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The Raqqa Diaries: Escape from Islamic State

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4.24  ·  Rating details ·  1,225 ratings  ·  177 reviews
The Raqqa Diaries began as a series of short broadcasts on Radio 4’s 'Today' Programme. Now one of the most isolated and fear ridden cities on earth, no-one is allowed to speak to western journalists or leave Raqqa, without IS’s permission. Those caught breaking the rules face death by beheading.

Despite this, Mike Thomson, with the help of BBC’s Arabic Service, found a you
...more
Hardcover, 108 pages
Published March 9th 2017 by Hutchinson (first published March 2017)
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Richard
Jun 04, 2017 rated it it was amazing
A quite unique book in my experience.
These are the writings; the memories and recollections of life in Raqqa under the rule of Islamic State, Daesh in the words of this diarist.
“Every person starts their journey of life with a dream that they live in hope of achieving one day. There are many obstacles along the way. These stop some people, while others carry on.
I am trying to find the remnants of my dream. It’s fading away in the midst of an overwhelming feeling of disappointment.
As I write thes
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Kelly
This is one of the most important works of this decade. I'm never one to impress a book on someone but everyone needs to read this.

I'm heartbroken and apologetic and shocked that this is happening in our world. That people took no heed of the Nazi regime and Daesh are doing exactly the same thing. This book is heartbreaking and waves of shock just keep hitting you when you realise this book is not a work of fiction. It makes you angry, especially when people associate IS with Islam and being mus
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shakespeareandspice
Jun 03, 2017 rated it it was amazing
One rainy night, a woman screams…

The first angry cries of her newborn baby drown out everything, even the roar of distant gunfire and air strikes.

Maybe the baby is screaming for its absent father, or just asking for a crib to lie in. Or is it pleading for an end to the constant killing and destruction and calling on God to take it back to the womb, away from this place?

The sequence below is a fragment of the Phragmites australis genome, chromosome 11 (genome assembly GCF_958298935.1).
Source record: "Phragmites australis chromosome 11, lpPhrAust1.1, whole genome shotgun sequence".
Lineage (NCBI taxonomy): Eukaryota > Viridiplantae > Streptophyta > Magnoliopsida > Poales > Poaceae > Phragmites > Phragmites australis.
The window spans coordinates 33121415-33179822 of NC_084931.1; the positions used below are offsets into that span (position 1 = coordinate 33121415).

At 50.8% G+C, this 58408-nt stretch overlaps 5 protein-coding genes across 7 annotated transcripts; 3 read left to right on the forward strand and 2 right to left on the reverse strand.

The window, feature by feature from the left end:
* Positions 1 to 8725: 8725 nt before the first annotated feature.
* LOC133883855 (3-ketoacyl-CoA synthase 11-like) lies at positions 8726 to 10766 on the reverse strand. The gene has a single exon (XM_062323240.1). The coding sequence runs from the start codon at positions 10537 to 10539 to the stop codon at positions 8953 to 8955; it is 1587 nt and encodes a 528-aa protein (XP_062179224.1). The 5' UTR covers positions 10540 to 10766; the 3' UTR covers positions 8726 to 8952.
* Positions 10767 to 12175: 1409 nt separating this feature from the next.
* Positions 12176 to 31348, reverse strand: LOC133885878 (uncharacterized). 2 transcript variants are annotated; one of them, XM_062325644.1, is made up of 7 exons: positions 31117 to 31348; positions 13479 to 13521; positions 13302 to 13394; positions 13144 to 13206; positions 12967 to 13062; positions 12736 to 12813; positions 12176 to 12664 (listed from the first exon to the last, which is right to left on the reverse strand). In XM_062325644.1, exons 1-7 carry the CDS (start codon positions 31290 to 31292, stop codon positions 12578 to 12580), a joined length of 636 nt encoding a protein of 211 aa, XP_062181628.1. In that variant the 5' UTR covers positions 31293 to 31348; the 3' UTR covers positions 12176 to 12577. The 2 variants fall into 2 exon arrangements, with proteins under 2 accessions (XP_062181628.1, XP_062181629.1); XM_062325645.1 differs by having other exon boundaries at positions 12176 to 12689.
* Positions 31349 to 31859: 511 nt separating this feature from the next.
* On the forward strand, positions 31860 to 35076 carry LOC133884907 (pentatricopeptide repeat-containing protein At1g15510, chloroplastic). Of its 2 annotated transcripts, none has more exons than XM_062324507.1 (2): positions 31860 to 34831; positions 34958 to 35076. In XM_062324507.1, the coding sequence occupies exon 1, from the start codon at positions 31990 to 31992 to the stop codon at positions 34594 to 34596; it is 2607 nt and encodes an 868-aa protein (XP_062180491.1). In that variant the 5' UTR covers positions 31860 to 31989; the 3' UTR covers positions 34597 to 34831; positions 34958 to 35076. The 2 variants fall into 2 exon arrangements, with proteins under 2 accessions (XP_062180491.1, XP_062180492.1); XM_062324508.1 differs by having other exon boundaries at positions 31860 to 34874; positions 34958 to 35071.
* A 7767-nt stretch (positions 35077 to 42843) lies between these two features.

You have the right to say all these things, little baby. But many who hear your cries see your arrival as a blessing. You giv
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Kirsty
Oct 21, 2017 rated it really liked it
Shelves: october-2017
Every once in a while, an important book is published, which reflects upon parts of society that are often hidden from the Western world. Yes, I am sure that we are all familiar with the conflict in Syria, which has been ongoing for years, but we rarely get to see what the situation is like for the civilians who call the country home. The Raqqa Diaries: Escape from "Islamic State" does just this; it gives an insight, through the eyes of a Syrian man in his early twenties, of exactly what living ...more
leynes
Aug 11, 2017 rated it really liked it
I read The Raqqa Diaries: Escape from 'Islamic State' upon Yamini's recommendation... There are only a few people whose reviews I trust, but when she rates something five stars, I know I am in for a treat.

Since ISIS occupied Raqqa in eastern Syria, it has become one of the most isolated and fear-ridden cities on earth. The sale of televisions has been banned, wearing trousers the wrong length is a punishable offence, and using a mobile phone is considered and unforgiveable crime.

No journalists a
...more
Roman Clodia
Feb 26, 2017 rated it it was amazing
"I walk around the city with a broken soul, looking at all the other broken souls passing by. Each pair of eyes that passes tells a different story, a different struggle"

Short but powerful, this gives us a horrific glimpse into the maelstrom of a community living under IS. Samar was at university before dropping out in fear: he has seen friends crucified and beheaded, has been arrested and tortured, and yet still has the extraordinary courage to write these dispatches and get them smuggled out t
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Sarah
Mar 27, 2017 rated it it was amazing
Everyone should read this book! Everyone!

This is the diary of Samer (pseudonym) and his life in Raqqa before and during the takeover of his city by IS.

It is horrifying and heartbreaking to read what Samer and his towns people are put through by the Daesh and their twisted view of Islam. Beheadings in the street, people thrown to their deaths, crucifixions and torture.

But through all that there is still love, he thinks of others before himself and risked his life to share his story with the world
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Nigel
Mar 01, 2017 rated it really liked it
Briefly - Simple, raw and powerful - if anything understated.

In full
This book is based on some short broadcasts made on Radio 4. As Raqqa was "liberated" by Daesh (IS) it became impossible to report from there. However a reporter from the BBC made contact with some people who were effectively underground there and one of them was prepared to offer a diary of his experiences and thoughts which were smuggled out and the broadcast. This is Samer's story

It tells, in fairly understated language to me
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Barbara
Jan 05, 2020 rated it really liked it